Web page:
Old Game with a New Twist: Pictionary on an iPad?

I am always looking for ways to engage students through technology. I love using technology to combine an old concept with a new idea. Here is a twist on one of my favorite games while growing up, pictionary.

Remember Pictionary? 

If you remember the game pictionary, participants are broken into teams. Each team has a person who is tasked with drawing an assigned person, place, thing, or phrase. Each team has a certain amount of time to guess the answer.

A New Twist on an Old Game

Why not combine pictionary with an iPad to review important terminology or vocabulary? I love using screencasting Apps like Explain Everything, Educreations, and ScreenChomp to play. Have students draw their terms in small groups, teams, or to the entire class through Apple TV.  Set your iPad's timer to limit how much time they spend drawing and guessing the terms.


There are many ways that this game could be used in class. For example, students can do this as a review before a test, during the last five minutes of class, as a warm up activity, or as a filler. Use vocabulary from your lesson, word wall, or textbook.

6 Ways to Learn Through Memes

How often do you see memes on social media? It seems like they are everywhere, especially with our recent election in the United States. Our students use them in dozens of ways. Why not use them in the classroom?

How Can I Create a Meme? 

It doesn't matter which device you have because tools like Google Drawings, Meme Generator, or the Mematic App are great for creating meme. This makes it perfect for any classroom.

How Can I Use Memes? 

1. Define Vocabulary Terms

Although memes provide humor, they can also provide students with a great way of understanding a vocabulary term. Memes combine the power of picture, humor, and text to formulate understanding.

2.  Class Rules

Do you often feel as if your students aren't paying attention to your beginning of the year speech? Do your students need reminders on class procedures? A meme might be a great way to capture their attention. I love the Teacher Memes website because it contains awesome examples of using memes to communicate class rules, homework procedures, participation, paying attention, etc. You could easily re-use the memes on this site in a variety of ways.

3. Summarize Learning

Looking for a creative way to assess understanding? Why have students summarize what they have learned through a meme? It's a great way to utilize the last few minutes of class, which are often wasted.

4. Q and A

Have students form pairs. Have one person create a meme with a question relating to the day's content. Have the other student create a meme with the answer.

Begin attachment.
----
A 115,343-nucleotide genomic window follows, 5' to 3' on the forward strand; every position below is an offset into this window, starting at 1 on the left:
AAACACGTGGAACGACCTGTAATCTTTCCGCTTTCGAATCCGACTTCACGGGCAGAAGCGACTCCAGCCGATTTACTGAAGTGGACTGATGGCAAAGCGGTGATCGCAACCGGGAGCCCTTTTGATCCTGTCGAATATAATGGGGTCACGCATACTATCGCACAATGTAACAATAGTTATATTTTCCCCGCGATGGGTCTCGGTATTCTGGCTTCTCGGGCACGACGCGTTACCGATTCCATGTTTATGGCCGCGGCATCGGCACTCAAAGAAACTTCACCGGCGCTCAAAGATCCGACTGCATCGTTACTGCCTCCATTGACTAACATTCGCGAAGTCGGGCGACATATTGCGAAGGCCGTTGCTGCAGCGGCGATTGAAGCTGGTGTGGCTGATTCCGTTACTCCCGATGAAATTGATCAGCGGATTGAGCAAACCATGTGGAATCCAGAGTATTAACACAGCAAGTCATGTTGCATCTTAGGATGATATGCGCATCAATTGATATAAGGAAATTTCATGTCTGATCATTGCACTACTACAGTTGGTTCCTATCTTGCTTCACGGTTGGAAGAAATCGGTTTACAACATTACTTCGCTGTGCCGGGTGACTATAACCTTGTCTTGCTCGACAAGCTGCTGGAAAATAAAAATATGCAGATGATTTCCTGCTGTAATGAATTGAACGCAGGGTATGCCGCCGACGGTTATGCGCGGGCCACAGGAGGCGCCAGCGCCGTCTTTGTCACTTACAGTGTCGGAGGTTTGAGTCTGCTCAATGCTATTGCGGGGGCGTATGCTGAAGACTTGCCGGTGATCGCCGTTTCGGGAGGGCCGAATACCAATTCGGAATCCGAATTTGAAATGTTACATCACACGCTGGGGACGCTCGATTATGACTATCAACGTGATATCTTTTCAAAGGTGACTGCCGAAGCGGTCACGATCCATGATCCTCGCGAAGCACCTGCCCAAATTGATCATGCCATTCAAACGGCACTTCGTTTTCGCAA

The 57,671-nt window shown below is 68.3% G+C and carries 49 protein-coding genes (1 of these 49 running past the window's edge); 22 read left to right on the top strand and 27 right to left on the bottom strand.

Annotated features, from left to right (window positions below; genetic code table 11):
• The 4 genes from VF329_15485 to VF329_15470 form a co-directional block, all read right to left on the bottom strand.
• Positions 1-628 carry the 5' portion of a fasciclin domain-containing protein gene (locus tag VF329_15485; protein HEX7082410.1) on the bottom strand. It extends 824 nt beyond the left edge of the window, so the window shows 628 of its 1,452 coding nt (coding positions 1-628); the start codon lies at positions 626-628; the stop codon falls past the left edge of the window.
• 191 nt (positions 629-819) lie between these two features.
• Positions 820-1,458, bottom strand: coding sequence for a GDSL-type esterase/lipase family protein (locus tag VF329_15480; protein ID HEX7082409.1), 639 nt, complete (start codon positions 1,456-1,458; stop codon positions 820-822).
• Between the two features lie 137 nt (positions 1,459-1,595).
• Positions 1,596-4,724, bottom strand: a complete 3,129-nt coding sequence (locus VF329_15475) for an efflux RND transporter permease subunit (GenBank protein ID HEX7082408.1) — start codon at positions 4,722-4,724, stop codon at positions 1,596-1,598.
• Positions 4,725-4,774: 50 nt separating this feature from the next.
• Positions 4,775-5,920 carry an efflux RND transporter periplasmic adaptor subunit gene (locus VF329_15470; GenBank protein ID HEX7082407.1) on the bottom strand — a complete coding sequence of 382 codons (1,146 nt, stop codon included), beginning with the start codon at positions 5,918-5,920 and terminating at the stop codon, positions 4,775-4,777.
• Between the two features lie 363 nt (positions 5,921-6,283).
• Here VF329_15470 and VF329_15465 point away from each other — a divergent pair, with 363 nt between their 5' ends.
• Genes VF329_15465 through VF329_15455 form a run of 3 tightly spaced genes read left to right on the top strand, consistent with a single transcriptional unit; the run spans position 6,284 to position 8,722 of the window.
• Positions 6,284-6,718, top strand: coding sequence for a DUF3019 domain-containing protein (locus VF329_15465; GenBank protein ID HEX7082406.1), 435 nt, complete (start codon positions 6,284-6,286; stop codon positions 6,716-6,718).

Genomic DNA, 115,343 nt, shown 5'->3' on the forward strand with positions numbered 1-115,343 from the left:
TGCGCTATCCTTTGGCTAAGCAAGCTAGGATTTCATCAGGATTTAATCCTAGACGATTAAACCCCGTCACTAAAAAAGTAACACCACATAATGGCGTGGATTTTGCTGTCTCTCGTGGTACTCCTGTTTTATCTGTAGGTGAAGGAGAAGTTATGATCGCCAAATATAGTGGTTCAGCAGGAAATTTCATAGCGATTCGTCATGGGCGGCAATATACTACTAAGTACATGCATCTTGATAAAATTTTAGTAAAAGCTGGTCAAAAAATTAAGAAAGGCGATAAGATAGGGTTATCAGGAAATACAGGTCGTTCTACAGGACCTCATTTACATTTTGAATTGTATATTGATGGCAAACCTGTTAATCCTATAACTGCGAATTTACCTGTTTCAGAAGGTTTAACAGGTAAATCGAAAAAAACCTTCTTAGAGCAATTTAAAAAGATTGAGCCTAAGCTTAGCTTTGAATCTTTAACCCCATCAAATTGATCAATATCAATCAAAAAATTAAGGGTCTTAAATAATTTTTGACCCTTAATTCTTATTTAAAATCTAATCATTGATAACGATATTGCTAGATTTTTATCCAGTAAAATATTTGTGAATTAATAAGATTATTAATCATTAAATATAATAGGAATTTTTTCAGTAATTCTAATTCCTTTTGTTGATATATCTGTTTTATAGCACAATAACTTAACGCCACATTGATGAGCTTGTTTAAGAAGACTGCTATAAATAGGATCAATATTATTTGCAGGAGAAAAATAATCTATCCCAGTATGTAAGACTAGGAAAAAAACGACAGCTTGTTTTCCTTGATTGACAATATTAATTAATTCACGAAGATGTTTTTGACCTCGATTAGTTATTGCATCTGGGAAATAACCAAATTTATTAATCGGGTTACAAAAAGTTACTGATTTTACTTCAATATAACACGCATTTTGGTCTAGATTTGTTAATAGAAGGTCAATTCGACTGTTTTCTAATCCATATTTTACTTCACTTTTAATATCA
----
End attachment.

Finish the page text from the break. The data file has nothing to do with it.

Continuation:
5. Self-Reflection

Self-reflection is an important aspect of learning. Why not use a meme to have students reflect on their understanding of content, their performance in class, or even their goals for the new semester?

6. Spice Up Your PowerPoints

When I was in the classroom, I would often use carefully designed PowerPoints with bulleted information. Over time, I have learned that my students are visual creatures. Memes are excellent visuals to help students grasp concepts. Include memes as slides. Encourage students to use less wording and more images in your PowerPoints to support the concepts being taught.


Maybe you are skeptical about how to use memes in the classroom. It may be helpful to get student input. In my experience, students are extremely creative and helpful. Why use in the classroom?

Do you have creative ways to use memes in the classroom? I'd love to hear your ideas. 

Differentiate with a Click: Google Classroom's New Feature

Google Classroom just unleashed a new feature to change the way that you give assignments. You can now create individual assignments with a few clicks. This feature is extremely helpful for differentiating instruction, assigning work to small groups, sharing announcements with specific groups, or facilitating small group discussion. The following post will address how it works.

How does it work? 

Step 1: Create Your Post

When you are in Google Classroom, you can use the individual assignment feature for creating assignments, questions,  or announcements.

Step 2: Click on All Students

Once you create your assignment, announcement or question, you will see a box in the top-right corner of your screen called "All Students." Select this box and you will notice a listing of all of the students in your class.